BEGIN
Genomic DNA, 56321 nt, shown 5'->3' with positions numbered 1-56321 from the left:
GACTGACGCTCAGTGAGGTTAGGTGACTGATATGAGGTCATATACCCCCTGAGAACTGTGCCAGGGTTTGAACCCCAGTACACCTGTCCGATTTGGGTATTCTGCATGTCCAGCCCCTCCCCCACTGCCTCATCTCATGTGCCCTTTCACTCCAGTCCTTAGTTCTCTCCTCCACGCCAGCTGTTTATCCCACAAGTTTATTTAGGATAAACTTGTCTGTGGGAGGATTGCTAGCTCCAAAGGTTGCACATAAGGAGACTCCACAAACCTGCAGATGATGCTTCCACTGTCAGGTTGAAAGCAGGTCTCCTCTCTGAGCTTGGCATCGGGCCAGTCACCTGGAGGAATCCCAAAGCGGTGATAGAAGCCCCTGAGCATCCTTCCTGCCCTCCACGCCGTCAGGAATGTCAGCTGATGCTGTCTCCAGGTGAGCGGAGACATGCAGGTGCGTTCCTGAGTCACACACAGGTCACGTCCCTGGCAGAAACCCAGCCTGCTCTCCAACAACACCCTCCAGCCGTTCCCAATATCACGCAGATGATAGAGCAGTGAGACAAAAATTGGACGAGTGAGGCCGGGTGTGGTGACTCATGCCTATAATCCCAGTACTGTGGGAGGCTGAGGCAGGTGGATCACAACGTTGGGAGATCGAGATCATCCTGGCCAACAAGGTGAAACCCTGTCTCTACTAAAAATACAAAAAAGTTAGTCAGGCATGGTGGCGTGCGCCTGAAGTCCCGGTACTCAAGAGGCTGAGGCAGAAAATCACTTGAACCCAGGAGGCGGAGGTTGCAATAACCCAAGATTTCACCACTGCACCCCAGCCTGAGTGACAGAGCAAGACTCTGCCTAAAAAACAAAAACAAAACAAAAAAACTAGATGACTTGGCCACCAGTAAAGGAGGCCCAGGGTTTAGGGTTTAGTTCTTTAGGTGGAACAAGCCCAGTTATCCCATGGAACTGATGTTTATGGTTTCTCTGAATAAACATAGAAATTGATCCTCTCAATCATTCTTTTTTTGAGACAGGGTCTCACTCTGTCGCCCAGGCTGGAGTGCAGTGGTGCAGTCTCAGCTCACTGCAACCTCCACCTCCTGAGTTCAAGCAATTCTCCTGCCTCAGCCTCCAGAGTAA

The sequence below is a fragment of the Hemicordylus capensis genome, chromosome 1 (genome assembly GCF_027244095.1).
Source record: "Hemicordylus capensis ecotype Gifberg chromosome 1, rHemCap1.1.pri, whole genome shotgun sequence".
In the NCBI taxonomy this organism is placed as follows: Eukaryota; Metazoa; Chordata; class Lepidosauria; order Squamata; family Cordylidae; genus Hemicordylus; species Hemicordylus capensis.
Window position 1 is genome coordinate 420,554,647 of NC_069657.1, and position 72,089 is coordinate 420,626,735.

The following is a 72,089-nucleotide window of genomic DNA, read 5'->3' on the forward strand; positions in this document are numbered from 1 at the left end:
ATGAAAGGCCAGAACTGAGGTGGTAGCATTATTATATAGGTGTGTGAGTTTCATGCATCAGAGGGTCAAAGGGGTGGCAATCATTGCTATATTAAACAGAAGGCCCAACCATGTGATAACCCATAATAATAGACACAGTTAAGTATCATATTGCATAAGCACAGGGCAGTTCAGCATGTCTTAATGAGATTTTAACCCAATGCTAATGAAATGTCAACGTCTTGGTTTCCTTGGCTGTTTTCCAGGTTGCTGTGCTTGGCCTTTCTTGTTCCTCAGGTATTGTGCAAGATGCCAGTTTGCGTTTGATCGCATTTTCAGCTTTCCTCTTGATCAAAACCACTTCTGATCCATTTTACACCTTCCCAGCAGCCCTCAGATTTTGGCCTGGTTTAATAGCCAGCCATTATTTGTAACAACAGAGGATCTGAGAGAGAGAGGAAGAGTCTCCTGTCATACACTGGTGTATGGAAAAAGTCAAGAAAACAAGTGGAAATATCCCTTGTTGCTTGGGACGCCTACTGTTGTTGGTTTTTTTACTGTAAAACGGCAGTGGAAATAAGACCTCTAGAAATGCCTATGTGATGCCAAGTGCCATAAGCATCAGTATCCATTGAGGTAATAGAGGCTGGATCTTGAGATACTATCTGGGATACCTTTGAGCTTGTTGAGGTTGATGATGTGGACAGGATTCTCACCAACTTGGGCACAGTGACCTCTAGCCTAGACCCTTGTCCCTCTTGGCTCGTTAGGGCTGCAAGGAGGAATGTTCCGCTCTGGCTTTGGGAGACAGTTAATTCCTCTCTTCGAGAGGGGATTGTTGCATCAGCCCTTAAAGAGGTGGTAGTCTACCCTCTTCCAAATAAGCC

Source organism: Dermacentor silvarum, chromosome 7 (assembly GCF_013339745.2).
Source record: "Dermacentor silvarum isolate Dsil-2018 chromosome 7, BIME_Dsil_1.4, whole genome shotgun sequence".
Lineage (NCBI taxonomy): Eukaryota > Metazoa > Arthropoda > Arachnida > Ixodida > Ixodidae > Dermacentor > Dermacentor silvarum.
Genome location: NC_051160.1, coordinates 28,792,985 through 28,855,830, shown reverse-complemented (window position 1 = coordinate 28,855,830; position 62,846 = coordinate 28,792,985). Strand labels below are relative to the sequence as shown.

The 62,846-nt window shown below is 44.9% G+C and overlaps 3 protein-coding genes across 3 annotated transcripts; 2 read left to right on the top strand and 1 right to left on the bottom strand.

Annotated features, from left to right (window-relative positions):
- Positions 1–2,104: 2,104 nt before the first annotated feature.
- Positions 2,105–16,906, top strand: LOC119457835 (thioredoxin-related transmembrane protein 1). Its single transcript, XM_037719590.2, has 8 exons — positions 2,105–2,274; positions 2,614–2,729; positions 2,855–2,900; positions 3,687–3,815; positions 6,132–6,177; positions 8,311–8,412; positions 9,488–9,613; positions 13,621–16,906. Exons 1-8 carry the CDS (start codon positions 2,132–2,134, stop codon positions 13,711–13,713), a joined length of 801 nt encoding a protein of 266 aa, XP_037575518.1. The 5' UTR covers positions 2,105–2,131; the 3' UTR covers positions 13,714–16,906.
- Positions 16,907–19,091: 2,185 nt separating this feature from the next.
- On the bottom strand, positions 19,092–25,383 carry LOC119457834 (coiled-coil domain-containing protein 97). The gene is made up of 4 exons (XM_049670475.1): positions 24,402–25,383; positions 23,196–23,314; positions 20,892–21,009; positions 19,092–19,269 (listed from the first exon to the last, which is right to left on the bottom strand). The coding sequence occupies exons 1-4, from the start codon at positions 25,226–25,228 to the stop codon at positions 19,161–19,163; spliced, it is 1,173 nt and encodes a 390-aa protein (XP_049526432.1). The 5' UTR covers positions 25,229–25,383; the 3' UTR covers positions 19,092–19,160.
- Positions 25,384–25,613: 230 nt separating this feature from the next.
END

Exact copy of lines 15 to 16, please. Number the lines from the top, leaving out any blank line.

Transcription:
- Positions 1–2,104: 2,104 nt before the first annotated feature.
- Positions 2,105–16,906, top strand: LOC119457835 (thioredoxin-related transmembrane protein 1). Its single transcript, XM_037719590.2, has 8 exons — positions 2,105–2,274; positions 2,614–2,729; positions 2,855–2,900; positions 3,687–3,815; positions 6,132–6,177; positions 8,311–8,412; positions 9,488–9,613; positions 13,621–16,906. Exons 1-8 carry the CDS (start codon positions 2,132–2,134, stop codon positions 13,711–13,713), a joined length of 801 nt encoding a protein of 266 aa, XP_037575518.1. The 5' UTR covers positions 2,105–2,131; the 3' UTR covers positions 13,714–16,906.